Halting a computer or biological virus outbreak requires a detailed understanding of the timing of the interactions between susceptible and infected individuals. While current spreading models assume that users interact uniformly in time, following a Poisson process, a series of recent measurements indicates that the intercontact time distribution is heavy tailed, corresponding to a temporally inhomogeneous bursty contact process. Here we show that the non-Poisson nature of the contact dynamics results in prevalence decay times significantly larger than predicted by the standard Poisson process based models. Our predictions are in agreement with the detailed time resolved prevalence data of computer viruses, which, according to virus bulletins, show a decay time close to a year, in contrast with the 1 day decay predicted by the standard Poisson process based models.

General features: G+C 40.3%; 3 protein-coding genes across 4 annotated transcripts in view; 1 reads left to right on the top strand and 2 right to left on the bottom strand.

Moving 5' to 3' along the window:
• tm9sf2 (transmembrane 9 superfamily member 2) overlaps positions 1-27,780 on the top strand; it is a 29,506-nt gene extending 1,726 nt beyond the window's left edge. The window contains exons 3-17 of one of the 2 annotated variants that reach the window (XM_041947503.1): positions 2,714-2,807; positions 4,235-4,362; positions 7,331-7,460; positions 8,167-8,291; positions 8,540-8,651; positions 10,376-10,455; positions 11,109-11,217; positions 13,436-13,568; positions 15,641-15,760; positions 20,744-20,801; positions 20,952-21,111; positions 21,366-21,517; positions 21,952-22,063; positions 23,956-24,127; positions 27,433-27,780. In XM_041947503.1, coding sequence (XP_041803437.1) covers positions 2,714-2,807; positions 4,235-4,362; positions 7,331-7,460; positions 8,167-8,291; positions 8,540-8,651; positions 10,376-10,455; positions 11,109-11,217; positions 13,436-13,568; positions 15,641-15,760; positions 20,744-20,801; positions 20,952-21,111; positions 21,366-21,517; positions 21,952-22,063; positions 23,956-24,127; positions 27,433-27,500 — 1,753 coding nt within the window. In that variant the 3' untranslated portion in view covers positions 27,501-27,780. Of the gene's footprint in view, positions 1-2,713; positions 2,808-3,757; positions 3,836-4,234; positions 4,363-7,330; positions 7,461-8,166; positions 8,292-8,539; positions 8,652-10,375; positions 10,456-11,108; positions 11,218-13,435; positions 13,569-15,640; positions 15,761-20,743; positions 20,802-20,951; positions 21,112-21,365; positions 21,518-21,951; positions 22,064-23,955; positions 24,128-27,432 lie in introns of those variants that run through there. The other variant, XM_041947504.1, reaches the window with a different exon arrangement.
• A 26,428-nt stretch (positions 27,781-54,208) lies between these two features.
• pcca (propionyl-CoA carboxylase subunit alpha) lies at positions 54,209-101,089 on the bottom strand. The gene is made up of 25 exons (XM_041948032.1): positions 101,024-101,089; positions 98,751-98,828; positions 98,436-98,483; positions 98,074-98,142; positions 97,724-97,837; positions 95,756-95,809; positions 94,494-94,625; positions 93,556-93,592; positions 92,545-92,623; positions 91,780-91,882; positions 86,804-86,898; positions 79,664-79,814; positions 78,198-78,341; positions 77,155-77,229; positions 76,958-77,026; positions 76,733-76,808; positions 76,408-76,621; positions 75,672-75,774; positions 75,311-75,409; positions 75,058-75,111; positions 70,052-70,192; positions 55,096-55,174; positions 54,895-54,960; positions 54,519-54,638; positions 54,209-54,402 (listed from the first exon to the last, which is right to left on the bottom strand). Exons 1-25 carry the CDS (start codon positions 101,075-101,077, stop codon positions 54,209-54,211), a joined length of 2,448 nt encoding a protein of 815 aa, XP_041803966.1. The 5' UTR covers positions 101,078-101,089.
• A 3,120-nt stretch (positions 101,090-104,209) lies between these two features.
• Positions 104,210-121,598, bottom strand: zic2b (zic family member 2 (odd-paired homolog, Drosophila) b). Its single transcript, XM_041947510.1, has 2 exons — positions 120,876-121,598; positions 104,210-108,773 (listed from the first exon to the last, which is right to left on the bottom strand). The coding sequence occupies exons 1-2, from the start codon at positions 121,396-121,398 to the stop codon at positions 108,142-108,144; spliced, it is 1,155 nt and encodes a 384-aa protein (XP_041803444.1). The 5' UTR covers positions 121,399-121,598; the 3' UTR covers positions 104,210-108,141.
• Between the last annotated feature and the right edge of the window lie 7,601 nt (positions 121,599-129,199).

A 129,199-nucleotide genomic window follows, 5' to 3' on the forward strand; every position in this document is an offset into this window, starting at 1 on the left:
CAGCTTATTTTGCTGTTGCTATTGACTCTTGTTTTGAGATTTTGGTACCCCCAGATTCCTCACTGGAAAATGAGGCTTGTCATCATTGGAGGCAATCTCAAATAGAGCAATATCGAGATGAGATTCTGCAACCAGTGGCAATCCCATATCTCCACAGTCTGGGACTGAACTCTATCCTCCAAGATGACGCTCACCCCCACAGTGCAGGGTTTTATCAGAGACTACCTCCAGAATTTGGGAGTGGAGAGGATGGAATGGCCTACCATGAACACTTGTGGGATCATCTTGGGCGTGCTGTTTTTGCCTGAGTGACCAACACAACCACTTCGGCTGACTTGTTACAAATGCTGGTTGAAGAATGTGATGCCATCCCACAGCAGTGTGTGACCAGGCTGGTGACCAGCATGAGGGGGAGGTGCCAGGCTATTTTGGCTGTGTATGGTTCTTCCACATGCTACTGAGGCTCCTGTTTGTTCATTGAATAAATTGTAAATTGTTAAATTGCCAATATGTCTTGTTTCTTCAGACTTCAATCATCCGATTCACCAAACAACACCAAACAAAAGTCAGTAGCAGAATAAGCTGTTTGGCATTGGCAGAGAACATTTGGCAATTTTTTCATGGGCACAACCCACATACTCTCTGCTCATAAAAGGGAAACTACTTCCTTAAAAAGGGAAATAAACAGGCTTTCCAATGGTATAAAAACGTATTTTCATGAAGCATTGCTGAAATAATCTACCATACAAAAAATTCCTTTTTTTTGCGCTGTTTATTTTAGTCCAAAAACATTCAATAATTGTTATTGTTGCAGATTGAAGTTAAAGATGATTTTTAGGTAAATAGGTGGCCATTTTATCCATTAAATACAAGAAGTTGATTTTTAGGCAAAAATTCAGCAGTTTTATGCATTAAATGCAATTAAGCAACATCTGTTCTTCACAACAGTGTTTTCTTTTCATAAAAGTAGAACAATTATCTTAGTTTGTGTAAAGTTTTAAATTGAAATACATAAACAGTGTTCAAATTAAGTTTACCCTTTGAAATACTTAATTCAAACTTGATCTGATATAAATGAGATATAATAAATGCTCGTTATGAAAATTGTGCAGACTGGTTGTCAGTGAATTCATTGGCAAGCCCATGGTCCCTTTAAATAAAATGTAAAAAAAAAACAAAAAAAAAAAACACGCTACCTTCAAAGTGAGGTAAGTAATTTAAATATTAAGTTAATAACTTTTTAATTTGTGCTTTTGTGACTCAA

Originally published in Physical Review Letters 98(15), 2007. doi:10.1103/PhysRevLett.98.158702


complex networks, outbreaks, non-Poissonian activity patterns

Subject Categories

Computer viruses, Epidemics




The American Physical Society

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©2007 The American Physical Society

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